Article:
French author Maryse Choisy claimed she disguised herself as a man and spent time in the monasteries of Mount Athos, an experience she drew on while writing A Month Among the Men, first published in 1929. How, I wonder, could she have even acquired a diamoneterion? The permit has to be shown in order to board a ferry to Mount Athos from the ports of Ouranoupoli and Ierissos. Approaching by sea is the only way for pilgrims and visitors alike to enter, which helps create the illusion that Mount Athos is an island.

Women can take sightseeing cruises around the peninsula but are not allowed on to ferries.


At the tiny port of Daphne I disembark and see monks and pilgrims milling about on the quay. The ferry brings the monastery provisions as well as people; goods are unloaded from ship to ute. I seek out Ignatius, a monk with no surname, who drives me to the Grand Lavra monastery. Despite being steeped in tradition, Mount Athos has seen some changes: mini-buses started running in 1997, about 17 years after the first sealed roads opened. Ignatius says that Mount Athos now has about 50 vehicles, mule transport having been phased out.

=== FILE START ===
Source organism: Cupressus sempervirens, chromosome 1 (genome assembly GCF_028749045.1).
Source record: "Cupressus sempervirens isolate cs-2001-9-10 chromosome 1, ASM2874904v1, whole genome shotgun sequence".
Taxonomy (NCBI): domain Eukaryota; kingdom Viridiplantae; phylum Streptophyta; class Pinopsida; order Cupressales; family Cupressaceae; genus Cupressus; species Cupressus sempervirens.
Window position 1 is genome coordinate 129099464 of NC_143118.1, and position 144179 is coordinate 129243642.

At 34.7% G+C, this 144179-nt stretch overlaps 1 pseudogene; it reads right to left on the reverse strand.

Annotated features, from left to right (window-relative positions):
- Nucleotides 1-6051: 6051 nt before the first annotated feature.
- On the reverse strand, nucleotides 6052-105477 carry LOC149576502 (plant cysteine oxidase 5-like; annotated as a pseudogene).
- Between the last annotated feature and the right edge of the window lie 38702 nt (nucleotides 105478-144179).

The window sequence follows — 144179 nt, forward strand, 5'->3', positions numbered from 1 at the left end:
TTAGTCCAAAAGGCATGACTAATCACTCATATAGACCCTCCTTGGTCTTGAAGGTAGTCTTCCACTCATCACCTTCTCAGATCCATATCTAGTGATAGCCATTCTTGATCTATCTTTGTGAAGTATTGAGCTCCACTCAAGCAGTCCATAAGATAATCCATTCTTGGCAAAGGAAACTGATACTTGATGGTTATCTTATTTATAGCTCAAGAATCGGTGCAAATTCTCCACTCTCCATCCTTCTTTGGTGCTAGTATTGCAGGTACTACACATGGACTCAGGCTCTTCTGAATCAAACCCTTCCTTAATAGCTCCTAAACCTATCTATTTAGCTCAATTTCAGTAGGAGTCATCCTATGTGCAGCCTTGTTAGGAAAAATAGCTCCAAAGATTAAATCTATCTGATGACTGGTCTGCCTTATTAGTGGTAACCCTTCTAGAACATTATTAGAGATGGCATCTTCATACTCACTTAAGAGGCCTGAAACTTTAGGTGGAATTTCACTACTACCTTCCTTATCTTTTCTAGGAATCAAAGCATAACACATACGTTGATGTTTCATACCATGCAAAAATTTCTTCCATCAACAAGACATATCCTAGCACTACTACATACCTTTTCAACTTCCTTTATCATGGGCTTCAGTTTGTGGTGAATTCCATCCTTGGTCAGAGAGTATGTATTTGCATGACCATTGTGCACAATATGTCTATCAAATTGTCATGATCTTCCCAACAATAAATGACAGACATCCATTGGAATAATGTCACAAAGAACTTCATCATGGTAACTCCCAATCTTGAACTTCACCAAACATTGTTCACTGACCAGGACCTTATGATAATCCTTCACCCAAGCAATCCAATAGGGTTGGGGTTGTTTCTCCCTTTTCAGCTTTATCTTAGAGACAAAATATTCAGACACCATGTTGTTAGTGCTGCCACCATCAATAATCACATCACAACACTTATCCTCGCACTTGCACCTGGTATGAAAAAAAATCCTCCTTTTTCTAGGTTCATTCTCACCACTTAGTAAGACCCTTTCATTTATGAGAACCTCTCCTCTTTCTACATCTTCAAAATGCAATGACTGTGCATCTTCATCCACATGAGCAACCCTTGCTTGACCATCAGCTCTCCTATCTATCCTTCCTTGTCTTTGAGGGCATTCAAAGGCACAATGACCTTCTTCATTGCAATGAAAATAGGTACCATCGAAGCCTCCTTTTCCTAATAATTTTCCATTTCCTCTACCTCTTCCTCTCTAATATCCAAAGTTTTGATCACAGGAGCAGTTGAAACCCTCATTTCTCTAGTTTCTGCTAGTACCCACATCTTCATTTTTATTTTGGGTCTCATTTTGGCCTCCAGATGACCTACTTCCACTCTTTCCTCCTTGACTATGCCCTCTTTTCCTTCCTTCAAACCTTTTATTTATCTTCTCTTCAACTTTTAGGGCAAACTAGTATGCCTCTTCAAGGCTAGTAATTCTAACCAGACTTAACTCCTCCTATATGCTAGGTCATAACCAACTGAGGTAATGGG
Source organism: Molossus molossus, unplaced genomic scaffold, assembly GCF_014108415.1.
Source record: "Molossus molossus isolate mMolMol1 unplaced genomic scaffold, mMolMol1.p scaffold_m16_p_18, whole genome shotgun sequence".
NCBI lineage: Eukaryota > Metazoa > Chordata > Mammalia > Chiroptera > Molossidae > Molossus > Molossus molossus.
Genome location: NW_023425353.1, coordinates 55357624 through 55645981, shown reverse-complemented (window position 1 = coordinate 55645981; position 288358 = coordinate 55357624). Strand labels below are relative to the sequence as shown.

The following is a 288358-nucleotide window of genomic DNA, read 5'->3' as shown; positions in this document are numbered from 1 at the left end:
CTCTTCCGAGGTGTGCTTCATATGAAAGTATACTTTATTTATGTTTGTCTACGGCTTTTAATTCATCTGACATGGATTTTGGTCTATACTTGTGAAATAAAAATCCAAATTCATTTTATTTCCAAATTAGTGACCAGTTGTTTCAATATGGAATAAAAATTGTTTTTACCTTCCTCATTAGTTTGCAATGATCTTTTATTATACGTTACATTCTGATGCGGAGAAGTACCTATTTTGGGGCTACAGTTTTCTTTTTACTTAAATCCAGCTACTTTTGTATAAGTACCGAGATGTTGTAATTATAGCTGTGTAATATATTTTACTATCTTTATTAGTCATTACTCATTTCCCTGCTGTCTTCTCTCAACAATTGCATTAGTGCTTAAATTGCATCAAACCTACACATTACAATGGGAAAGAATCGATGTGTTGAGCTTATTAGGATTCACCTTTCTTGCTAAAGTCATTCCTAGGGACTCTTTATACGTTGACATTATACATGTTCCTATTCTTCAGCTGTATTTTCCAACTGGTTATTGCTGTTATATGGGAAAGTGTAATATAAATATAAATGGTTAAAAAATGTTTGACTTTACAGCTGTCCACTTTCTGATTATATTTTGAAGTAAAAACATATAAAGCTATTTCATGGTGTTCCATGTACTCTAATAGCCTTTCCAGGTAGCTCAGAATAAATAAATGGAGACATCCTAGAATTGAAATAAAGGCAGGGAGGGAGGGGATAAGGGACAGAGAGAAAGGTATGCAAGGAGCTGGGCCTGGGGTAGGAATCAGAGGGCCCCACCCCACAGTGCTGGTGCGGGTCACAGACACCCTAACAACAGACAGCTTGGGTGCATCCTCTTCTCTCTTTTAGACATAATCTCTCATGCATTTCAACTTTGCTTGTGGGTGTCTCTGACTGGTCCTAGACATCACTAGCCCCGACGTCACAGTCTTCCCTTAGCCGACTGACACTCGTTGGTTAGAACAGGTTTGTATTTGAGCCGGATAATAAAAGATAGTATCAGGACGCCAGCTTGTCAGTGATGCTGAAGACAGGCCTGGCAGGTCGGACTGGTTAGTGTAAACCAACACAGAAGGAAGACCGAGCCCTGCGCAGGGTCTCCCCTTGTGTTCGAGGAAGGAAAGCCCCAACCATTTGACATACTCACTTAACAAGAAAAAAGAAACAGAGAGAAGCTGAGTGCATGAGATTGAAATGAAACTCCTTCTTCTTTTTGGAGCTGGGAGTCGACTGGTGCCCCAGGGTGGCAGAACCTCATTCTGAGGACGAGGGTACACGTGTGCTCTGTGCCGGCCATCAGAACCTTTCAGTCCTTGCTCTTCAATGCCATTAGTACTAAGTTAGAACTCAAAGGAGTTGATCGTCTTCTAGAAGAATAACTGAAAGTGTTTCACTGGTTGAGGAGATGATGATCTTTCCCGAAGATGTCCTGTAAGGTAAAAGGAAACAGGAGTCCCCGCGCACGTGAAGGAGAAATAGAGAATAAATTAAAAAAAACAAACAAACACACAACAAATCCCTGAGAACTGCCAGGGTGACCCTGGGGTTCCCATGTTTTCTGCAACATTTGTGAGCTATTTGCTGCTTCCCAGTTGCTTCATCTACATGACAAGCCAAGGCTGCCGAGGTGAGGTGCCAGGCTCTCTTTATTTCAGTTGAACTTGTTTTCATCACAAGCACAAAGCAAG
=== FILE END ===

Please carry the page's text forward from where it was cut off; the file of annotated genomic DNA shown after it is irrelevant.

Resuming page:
"If it hadn't been for motor vehicles we couldn't have maintained or repaired the monasteries," Ignatius says, embracing the arrival of the modern world for its practical advantages.

As with other monks here, Ignatius has no bank account or personal possessions. He wears an untrimmed beard, black prayer cap and a much-washed, long-sleeve, once-black body-length cassock.

I've never had a chance to speak frankly with an Orthodox monk and I'm intrigued to learn why Ignatius is driving rather than praying. If he's bothered by the prying, he doesn't show it. "The monastery is like a family, and every day I go out to earn money to bring home," he says. "When I'm awake I pray all of the time. I don't have a schedule; I can be talking but also praying. The mind is independent."